Signs of stomach ulcers include poor performance, loss of appetite, poor condition and mild colic. With the exception of mild colic, these symptoms can also be found in horses with a developing lameness, subclinical tying-up, a gut upset, electrolyte imbalances, sand ingestion and enteroliths. However, loss of appetite for grain, signs of mild pain after eating, teeth grinding, salivation and belching are characteristic signs of stomach ulcers. While horses with a nervous temperament are thought to be more prone to ulcers, it is more likely that discomfort from stomach ulcers makes horses agitated and restless.
Horses with severe ulcerations and clinical symptom require treatment for at least 3 weeks. Around 20% of horses do not respond in that time and may need a different pharmaceutical or a spell. Horses with ulcers have notoriously poor appetites and may not have been eating all their medication if it was in the feed. If dosed with it, poor technique could also lead to loss of some medication. There is also a widespread problem with horses being given inadequate doses or not being dosed frequently enough, in attempts to save on the cost.
As few as 3% of moderate to severe ulcers heal without treatment in horses kept under conditions that predispose to ulcers. The only treatment that is 100% effective is to turn the horse out on pasture. Bear in mind also that the combination of poor appetite and alterations in gut pH, have negative effects that drugs cannot correct and supportive therapies, such as probiotics, should be considered. Even with improved appetite and weight gain, there can be a persistent mild dehydration, which can respond to combined probiotic/amino acid/electrolyte. Gamma oryzanol has been shown experimentally to have a protective effect on ulcer formation in several species, particularly ulcers induced by stress or fasting.
For less severe symptoms, and after the initial drug treatment, there are far less expensive therapies for continued treatment and prevention. Good results have been obtained with probiotics, gamma oryzanol, fermentation products, yeasts and digestive enzymes. These actives can be very effective in improving appetite, correcting diarrhoea and promoting weight gain. Some horses with ulcer-like symptoms that do not respond to anti-ulcer supplements respond extremely well to probiotics. In addition, under the guidance of your veterinarian, consider a special worming program for immature worm stages and for tapeworms.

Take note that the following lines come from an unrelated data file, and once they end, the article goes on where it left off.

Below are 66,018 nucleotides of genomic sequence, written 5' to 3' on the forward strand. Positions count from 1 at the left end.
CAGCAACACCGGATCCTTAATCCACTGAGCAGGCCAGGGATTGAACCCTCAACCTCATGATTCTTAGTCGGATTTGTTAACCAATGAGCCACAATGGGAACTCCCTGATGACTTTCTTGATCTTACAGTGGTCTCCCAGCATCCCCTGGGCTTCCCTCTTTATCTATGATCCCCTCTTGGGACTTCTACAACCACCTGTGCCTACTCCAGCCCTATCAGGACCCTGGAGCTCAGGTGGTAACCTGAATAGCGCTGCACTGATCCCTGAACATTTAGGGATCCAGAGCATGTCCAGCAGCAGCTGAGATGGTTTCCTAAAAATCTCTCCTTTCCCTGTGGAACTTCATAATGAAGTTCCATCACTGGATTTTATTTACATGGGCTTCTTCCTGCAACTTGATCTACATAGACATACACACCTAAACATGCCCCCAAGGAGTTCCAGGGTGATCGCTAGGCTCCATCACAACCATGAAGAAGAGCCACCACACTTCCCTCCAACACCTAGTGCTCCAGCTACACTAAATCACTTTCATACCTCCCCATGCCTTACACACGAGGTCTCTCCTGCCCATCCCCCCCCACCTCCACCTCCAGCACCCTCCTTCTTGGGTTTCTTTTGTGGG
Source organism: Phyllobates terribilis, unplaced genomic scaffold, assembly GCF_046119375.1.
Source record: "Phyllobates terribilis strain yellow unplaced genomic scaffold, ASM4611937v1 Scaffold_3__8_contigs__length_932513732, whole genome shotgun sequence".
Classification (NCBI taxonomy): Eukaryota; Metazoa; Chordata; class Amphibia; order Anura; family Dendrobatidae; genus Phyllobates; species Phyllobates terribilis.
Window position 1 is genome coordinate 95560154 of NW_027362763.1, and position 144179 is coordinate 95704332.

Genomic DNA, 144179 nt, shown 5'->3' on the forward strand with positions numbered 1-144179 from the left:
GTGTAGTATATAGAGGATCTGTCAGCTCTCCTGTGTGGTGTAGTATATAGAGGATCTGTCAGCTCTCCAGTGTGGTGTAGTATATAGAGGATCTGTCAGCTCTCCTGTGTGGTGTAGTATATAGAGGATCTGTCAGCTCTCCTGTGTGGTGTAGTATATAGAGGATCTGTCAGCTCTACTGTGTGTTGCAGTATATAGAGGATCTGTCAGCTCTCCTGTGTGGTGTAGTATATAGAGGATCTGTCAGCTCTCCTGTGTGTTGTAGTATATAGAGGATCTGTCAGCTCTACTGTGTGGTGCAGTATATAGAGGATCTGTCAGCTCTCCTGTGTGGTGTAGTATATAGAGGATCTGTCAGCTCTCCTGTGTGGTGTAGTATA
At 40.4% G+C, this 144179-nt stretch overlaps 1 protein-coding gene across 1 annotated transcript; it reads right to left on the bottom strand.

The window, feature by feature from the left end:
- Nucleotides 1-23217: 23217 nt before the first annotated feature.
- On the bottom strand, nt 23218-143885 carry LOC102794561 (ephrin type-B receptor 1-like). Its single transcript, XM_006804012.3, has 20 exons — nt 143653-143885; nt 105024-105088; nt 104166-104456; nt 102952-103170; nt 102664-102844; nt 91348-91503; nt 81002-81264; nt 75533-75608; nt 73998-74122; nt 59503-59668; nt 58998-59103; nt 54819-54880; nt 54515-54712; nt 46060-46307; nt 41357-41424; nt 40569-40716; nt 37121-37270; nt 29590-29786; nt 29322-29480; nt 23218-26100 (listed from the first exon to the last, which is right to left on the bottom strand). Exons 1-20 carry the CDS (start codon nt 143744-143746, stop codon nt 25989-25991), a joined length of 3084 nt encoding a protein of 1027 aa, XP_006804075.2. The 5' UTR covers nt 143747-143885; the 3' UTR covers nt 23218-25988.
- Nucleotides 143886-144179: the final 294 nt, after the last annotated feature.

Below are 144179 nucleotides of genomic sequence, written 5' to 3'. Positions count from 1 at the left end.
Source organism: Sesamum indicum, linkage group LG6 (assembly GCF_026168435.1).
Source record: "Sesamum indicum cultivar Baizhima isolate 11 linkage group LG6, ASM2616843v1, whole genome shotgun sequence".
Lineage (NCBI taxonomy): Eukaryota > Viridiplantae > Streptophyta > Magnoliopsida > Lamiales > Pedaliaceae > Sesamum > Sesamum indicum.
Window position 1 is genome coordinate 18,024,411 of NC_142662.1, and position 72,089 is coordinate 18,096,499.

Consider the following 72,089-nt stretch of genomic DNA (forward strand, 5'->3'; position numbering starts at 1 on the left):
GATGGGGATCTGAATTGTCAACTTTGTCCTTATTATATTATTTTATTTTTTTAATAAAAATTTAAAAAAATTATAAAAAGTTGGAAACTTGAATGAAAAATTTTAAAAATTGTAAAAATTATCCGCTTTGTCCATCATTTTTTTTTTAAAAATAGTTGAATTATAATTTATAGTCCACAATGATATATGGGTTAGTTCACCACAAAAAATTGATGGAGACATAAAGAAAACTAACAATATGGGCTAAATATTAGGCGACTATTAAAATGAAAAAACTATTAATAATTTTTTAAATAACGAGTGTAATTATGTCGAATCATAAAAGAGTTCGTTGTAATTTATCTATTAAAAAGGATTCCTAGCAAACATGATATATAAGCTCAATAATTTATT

In addition, not all gut symptoms are caused by ulcers and it is essential to have a veterinary assessment to rule out other causes of reduced appetite, weight loss and discomfort. Following a clinical and/or endoscopic examination, the various ulcer treatment options can be assessed. Because of the major drawbacks of treatment – cost, contravention of the Rules of Racing and recurrence of ulcers once treatment stops – long-term prevention with gamma oryzanol or another protectant, is advisable. Preventatives and treatments include good quality aloe vera juice, chlorophyll, gelatin kaolin, apple pectin, aluminum and calcium-based antacids, however, long-term use of compounds containing aluminium has been associated with toxicity.
The following feeding management practices can reduce the risk of ulcer formation:
- Avoid prolonged periods of fasting – ulcers have been shown to develop within 10-12 hours when horses have no access to feed – ensure roughage available at all times
- Feed on the ground – horses chew and swallow more efficiently when their heads are down and the throat extended. Feeding above the ground also results in abnormal movement of the lower jaw and unnatural patterns of chewing and teeth wear.
- Feed frequent small meals – optimum is 4 times a day and not more than 2 kg of grain per feed.
- Use steam-extruded grains and feeds which have been processed in such a way that eating is slower, resulting in more chewing, increased saliva production and higher saliva bicarbonate levels.
- Deworm regularly with the correct compound.
- Include probiotics and protectants such as gamma oryzanol in the daily diet.
By Dr. Jenny Stewart BVSc BSc PhD MRCVS
Equine veterinarian and Consultant Nutritionist